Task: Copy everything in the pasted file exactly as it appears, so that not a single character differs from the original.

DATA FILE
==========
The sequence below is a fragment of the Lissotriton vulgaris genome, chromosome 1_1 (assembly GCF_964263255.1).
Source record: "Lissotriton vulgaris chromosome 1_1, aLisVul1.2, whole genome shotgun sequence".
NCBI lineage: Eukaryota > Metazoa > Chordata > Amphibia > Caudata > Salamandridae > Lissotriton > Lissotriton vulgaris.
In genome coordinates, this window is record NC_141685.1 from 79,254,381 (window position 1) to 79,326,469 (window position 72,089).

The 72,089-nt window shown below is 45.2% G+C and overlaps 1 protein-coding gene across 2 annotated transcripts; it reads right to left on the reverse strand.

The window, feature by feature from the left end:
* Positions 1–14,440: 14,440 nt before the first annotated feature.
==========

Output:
The sequence below is a fragment of the Lissotriton vulgaris genome, chromosome 1_1 (assembly GCF_964263255.1).
Source record: "Lissotriton vulgaris chromosome 1_1, aLisVul1.2, whole genome shotgun sequence".
NCBI lineage: Eukaryota > Metazoa > Chordata > Amphibia > Caudata > Salamandridae > Lissotriton > Lissotriton vulgaris.
In genome coordinates, this window is record NC_141685.1 from 79,254,381 (window position 1) to 79,326,469 (window position 72,089).

The 72,089-nt window shown below is 45.2% G+C and overlaps 1 protein-coding gene across 2 annotated transcripts; it reads right to left on the reverse strand.

The window, feature by feature from the left end:
* Positions 1–14,440: 14,440 nt before the first annotated feature.